More: About Norland College »

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Trust warns of looming funding crisis at BSCS

Posted on Friday 17th March 2017 at 11:49 pm by SH (Editor)

Bradley Stoke Community School.

Parents of students attending Bradley Stoke Community School (BSCS) have been warned of a looming financial crisis that could lead to the school day being shortened and/or class sizes being increased in order to save on staff costs.

Other “unthinkable” cost-saving suggestions being put up for discussion include reducing support roles, such as teaching assistants, and asking parents/carers to make regular financial contributions to the school.

The funding issues, which affect all seven schools operated by the Olympus Academy Trust, are said to result from historically low levels of government funding for schools within South Gloucestershire, in comparison with other areas of the country. This has left the trust with less money in reserves to fall back on in hard times. On top of this, it is claimed that government funding has not been increased to compensate for inflation and increased costs that have fallen on schools in recent years.

Trust CEO Dave Baker said:

“We have had to make cuts year-on-year for several years now because of the government’s ‘austerity’ policy, which has meant ‘flat’ budgets for education – in reality this has meant reduced funds to run our schools each year because we have had to pay for things along the way which previously we did not have to pay for, such as increased employer pension and national insurance contributions for staff, the apprenticeship levy (a new tax from April this year), unfunded cost of living pay awards for staff, inflationary costs, provision of services that were funded externally before, e.g. careers advice and guidance, behaviour and mental health support for students etc.”

Mr Baker predicts that the trust’s expected funding levels for the next academic year (2017/18) will make it their “most challenging year yet”. The trust’s two secondary schools, BSCS and Abbeywood, are likely to be hit hardest, with both having to “reduce spending by over 8 percent by September”, equating to £400,000 less in each school.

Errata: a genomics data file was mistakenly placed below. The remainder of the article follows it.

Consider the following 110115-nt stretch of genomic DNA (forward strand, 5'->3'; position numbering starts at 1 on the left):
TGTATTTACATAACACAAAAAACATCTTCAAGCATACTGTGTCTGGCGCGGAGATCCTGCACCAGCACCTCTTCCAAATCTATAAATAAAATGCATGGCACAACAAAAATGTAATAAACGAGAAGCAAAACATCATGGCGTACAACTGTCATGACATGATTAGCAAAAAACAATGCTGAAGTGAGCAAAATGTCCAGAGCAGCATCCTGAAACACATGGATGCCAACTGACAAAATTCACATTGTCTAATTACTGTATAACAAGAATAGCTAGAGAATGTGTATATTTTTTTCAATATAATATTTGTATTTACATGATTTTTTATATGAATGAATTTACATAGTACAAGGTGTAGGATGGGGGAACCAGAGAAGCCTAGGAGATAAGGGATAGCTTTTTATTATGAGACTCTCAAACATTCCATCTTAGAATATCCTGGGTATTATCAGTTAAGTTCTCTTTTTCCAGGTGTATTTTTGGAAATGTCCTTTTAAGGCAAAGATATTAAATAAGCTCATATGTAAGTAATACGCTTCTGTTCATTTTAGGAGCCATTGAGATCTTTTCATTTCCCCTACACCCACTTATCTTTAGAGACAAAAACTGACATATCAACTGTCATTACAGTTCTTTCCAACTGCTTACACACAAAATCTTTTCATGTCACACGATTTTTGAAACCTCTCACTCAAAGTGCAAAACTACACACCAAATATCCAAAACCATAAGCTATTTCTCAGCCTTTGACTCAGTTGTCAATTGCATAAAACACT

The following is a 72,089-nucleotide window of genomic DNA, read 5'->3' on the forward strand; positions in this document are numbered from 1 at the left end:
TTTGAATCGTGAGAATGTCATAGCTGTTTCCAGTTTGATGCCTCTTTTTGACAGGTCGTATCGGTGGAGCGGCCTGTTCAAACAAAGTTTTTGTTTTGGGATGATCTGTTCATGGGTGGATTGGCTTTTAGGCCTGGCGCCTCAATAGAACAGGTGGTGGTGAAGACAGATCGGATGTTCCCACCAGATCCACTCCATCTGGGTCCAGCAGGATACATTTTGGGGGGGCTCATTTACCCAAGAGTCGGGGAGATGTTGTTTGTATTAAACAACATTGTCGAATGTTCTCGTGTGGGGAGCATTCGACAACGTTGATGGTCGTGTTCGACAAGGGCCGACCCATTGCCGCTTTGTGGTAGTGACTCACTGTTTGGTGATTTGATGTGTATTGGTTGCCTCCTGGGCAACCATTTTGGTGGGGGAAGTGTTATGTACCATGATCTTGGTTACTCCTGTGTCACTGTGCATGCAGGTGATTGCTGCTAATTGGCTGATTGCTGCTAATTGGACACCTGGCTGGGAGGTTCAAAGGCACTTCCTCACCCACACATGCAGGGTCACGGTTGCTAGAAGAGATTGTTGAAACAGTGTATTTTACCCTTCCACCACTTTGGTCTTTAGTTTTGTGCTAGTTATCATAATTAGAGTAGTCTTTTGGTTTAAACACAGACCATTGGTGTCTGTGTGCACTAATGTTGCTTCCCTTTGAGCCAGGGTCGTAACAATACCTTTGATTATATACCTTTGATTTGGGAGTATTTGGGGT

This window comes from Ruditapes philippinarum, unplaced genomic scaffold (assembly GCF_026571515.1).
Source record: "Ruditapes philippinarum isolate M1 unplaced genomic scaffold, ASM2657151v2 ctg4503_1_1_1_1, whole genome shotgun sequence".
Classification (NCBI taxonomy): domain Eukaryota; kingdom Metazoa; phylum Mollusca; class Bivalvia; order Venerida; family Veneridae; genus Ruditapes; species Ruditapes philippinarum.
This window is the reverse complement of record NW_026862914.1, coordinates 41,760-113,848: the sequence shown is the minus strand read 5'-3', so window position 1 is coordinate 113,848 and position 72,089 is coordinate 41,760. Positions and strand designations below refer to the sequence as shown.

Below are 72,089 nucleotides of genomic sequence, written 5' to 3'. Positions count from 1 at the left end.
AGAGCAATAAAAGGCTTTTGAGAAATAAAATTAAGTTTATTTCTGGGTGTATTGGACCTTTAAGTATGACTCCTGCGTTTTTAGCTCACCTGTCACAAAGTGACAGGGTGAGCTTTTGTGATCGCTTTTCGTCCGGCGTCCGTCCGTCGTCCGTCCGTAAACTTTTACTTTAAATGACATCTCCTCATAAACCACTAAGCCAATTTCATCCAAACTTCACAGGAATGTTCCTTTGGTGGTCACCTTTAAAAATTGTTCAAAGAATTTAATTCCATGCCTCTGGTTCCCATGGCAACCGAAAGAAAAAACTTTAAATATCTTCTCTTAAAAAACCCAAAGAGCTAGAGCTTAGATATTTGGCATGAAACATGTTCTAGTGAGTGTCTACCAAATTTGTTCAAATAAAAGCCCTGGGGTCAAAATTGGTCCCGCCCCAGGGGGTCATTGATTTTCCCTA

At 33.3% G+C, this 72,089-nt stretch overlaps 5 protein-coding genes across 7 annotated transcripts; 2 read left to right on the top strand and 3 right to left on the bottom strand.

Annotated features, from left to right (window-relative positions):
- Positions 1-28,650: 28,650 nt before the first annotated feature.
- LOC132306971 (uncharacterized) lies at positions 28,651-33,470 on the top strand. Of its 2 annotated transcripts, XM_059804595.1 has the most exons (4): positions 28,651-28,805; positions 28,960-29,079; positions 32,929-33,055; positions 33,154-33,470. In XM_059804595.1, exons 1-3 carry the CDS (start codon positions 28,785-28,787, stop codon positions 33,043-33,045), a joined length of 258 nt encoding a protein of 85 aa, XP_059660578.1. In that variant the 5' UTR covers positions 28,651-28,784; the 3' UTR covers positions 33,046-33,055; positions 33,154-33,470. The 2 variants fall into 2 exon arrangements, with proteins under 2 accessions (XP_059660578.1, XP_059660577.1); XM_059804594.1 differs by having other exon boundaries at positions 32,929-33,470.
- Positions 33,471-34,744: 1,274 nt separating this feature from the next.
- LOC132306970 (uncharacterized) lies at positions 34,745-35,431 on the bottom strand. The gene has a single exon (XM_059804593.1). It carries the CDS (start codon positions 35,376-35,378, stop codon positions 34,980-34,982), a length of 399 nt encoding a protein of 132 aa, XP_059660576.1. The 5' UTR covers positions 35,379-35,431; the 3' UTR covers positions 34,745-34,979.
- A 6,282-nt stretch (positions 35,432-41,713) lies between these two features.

More: Parents encouraged to write to local MP Jack Lopresti »

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Local school seeks to build relationships with local employers

Posted on Friday 10th March 2017 at 11:16 am by SH (Editor)

Business Networking Breakfast at Bradley Stoke Community School.

Staff and students at Bradley Stoke Community School (BSCS) are launching an initiative to build more dynamic, strong and fruitful relationships with business in the local area and beyond.

BSCS headteacher Steve Moir explains:

“We believe that education and business should be working together to ensure our students access the knowledge and skills they need to learn for the future.”

The school is launching the programme by inviting local employers to join them at a Business Breakfast, where they hope to talk informally about how to build robust and meaningful relationships that are a win-win for those involved.

Staff intend to plan dynamic projects that will be focussed on supporting students to develop the key employability skills that both they and businesses need.

The event takes place on Friday 31st March at Bradley Stoke Community School, between 7.45am and 9am.

To register interest, email celia.arberry AT bradleystokecs.org.uk